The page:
I live and work in the same zip code that I grew up in.  Aside from my college years and about 12 months after school working in the greater NY metropolitan area, I have lived in the same school district my whole life.  Our kids now go to the schools I attended.  I like to tell people I didn’t get very far.  This flippant comment hits really close to home, though.

The current office (in red box) and environs.  Photo Credit:  Google Maps.  The farm I worked for is to the left.
An enlarged image from within the red box above.
I was just having lunch with several coworkers and we got on the topic of first jobs.  Recollections were fairly straightforward:  ice cream shop, mowing lawns and landscaping, sandwich shops…  My first job was no more unusual than any of the others, given that I grew up in Lancaster, Pennsylvania.  I worked on a farm, picking strawberries, peaches, and of course:  sweet corn.
The unusual part of my story was the location, not the vocation.  We sat in our “new” four year old office.  The view out the window, had it been just five or six years earlier, would have been much different.  Our office sits on a lot that previously had been planted with corn or soybeans for as long as I can remember.  It is in those fields where I first worked.

2004 aerial photo.  The striations in the green there show early May corn where the office currently sits.
My first real job, one where I clocked in and out and had taxes deducted from my check, was as a farmhand, picking corn on the lot where I would work in an office 25 years later.  I worked between May and August 1989 starting at 5:00 AM, pulling corn off their stalk in the near dark.  The scratchy leaves of the stalks and sticky silk of the ears still held on to significant amounts of water, making it impossible to stay dry just minutes into your day, even in a drought.  I learned to pull “ready” sweet corn off the stalk in the dark, just from the feel in the hand.  You can imagine the contempt I feel today when I see people peel back the husk on every single piece of corn at the grocery store before they bag it.  Amateurs…but I digress.
This was the view from my window one morning.
Our former office, the one we used for 25 plus years and I spent 15 years in, is only 2 miles from our current digs.  But there was something serendipitous about the new location literally occupying the same earth I worked as a 16 year old.  The new office property contains a significant amount of unbuildable land due to the presence of wetlands.  Because of this, the view from my desk is nearly unchanged from when I toiled in the fields 25 years ago.  There are cat tails, wild flowers, and the same clump of trees that follow the path of the muddy creek cutting the property in half.  The back half of our property is a veritable wildlife preserve, home to snapping turtles, birds of all kind, a herd of young deer and we even have sighted a red fox a few times.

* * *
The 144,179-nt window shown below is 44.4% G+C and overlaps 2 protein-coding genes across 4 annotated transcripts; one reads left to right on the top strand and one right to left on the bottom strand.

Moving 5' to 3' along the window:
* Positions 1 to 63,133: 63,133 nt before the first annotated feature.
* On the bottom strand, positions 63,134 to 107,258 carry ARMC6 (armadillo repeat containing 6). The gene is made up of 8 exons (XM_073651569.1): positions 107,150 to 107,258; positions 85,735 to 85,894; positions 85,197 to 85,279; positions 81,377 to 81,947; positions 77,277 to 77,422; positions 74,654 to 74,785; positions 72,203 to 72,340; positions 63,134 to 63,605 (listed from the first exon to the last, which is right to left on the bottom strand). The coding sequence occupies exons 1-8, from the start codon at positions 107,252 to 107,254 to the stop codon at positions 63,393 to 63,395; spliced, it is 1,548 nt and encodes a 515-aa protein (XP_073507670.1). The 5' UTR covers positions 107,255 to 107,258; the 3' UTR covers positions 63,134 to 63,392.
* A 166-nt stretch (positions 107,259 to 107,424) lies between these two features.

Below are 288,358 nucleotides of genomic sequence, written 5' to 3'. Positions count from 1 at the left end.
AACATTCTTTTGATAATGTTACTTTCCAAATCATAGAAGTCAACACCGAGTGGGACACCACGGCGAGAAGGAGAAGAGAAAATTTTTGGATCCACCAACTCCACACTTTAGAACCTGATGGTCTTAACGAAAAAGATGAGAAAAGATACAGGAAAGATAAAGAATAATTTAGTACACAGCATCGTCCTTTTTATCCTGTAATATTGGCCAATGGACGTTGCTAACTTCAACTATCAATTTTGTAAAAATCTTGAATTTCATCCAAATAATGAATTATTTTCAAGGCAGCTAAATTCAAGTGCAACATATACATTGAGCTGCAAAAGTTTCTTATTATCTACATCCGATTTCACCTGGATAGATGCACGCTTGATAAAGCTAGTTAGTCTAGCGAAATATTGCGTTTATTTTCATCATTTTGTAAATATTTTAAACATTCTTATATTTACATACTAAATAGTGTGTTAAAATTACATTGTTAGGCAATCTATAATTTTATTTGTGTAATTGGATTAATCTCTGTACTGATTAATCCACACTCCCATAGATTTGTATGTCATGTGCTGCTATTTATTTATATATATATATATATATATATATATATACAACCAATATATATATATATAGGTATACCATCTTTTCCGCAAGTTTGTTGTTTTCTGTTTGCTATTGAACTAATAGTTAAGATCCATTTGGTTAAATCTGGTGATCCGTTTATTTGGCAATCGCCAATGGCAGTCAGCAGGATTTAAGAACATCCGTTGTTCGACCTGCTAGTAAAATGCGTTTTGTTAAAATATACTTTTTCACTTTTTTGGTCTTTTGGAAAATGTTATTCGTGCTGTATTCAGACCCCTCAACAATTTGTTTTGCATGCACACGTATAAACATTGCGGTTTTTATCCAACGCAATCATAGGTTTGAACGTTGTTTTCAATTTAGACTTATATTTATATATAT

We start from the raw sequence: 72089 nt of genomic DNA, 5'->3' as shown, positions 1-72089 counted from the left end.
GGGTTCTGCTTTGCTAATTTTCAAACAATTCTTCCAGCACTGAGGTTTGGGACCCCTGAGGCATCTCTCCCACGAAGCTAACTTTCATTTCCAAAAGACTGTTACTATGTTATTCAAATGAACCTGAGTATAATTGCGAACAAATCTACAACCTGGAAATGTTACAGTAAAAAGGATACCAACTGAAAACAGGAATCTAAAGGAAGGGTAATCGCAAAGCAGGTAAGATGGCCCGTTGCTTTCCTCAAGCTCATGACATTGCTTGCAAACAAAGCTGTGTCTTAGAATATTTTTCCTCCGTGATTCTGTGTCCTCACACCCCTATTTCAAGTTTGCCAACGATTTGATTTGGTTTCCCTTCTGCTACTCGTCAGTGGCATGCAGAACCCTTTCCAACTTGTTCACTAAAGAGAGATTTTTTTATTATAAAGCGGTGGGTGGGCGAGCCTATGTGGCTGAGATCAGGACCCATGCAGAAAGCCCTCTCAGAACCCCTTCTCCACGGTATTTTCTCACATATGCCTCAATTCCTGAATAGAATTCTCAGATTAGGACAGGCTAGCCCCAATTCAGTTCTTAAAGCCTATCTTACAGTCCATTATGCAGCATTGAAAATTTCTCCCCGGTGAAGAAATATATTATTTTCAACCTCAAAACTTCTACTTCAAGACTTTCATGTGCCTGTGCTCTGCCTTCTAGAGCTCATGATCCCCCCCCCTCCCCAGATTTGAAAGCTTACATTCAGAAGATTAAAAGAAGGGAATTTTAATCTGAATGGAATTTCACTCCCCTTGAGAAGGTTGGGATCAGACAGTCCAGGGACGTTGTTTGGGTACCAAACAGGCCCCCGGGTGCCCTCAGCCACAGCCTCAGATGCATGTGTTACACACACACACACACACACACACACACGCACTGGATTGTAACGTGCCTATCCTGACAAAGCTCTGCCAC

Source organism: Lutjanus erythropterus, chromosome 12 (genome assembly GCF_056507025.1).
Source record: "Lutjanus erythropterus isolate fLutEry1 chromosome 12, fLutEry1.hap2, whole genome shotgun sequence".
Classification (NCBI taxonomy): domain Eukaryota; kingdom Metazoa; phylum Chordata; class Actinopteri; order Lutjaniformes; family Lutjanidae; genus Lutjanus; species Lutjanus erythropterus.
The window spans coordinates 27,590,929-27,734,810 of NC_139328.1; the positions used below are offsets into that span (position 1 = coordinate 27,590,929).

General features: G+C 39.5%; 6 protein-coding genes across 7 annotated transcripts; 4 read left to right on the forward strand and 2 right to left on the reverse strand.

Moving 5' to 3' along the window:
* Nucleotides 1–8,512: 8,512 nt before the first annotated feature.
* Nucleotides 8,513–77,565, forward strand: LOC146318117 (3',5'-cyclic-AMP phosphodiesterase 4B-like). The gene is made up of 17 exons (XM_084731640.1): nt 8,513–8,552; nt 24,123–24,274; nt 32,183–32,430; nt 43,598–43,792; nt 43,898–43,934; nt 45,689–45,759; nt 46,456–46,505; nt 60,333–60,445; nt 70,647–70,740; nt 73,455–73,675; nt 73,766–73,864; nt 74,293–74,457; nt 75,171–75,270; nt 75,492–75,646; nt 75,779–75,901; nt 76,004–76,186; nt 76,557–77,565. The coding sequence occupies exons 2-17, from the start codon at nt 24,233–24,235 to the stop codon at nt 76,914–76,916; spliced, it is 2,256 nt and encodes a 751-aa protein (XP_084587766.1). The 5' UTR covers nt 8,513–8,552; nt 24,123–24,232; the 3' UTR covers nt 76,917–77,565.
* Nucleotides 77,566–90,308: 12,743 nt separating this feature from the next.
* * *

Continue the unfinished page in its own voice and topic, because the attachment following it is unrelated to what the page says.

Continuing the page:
Typical summer time view from my window.
That is a red fox in the distance (winter view).
So is it really a homecoming when you never really left?  I think so.  While I now work literally across the street from where I lived in high school, our office has clients all over the country.  I have worked on projects in Oregon, Colorado, New York, New Hampshire, Georgia and Texas, just to name a few.  But the greatest thing about working here is that it feels just like home, for more reasons than just the geography.

This post is part of the ArchiTalks series (led by Bob Borson of Life of an Architect ) where a group of us (architects who also blog) all post on the same day and promote each other’s blogs. This month’s theme is “Homecoming”.  A lot of other talented writers who also are architects are listed below and are worth checking out:

–>Matthew Stanfield – FiELD9: architecture (@FiELD9arch)
Coming Home to Architecture

–>Lee Calisti, AIA – Think Architect (@LeeCalisti)
looking back i wonder

–>Lora Teagarden – L² Design, LLC (@L2DesignLLC)
Coming home as an architect

–>Eric T. Faulkner – Rock Talk (@wishingrockhome)
9-11 — A Look Back

–>Michael Riscica AIA – Young Architect (@YoungArchitxPDX)
Homecoming & Looking Back

–>Brian Paletz – The Emerging Architect (@bpaletz)
Homecoming Memories

–>Emily Grandstaff-Rice – Emily Grandstaff-Rice FAIA (@egrfaia)
Letter to a Younger Me

–>Kyu Young Kim – J&K Atelier (@sokokyu)
Homecoming, in 3 Parts

–>Nisha Kandiah – ArchiDragon (@ArchiDragon)
Just give me a reason : Homecoming

–>Mark Stephens – Mark Stephens Architects (@architectmark)

–>Gabriela Baierle-Atwood – Gabriela Baierle-Atwood (@gabrielabaierle)
My Ode to Fargo

–>Jane Vorbrodt – Kuno Architecture (@janevorbrodt)
Looking Back Through the Pages

–>Michele Grace Hottel – Michele Grace Hottel, Architect (@mghottel)

–>Drew Paul Bell – Drew Paul Bell (@DrewPaulBell)
Looking Back…Was Architecture Worth It?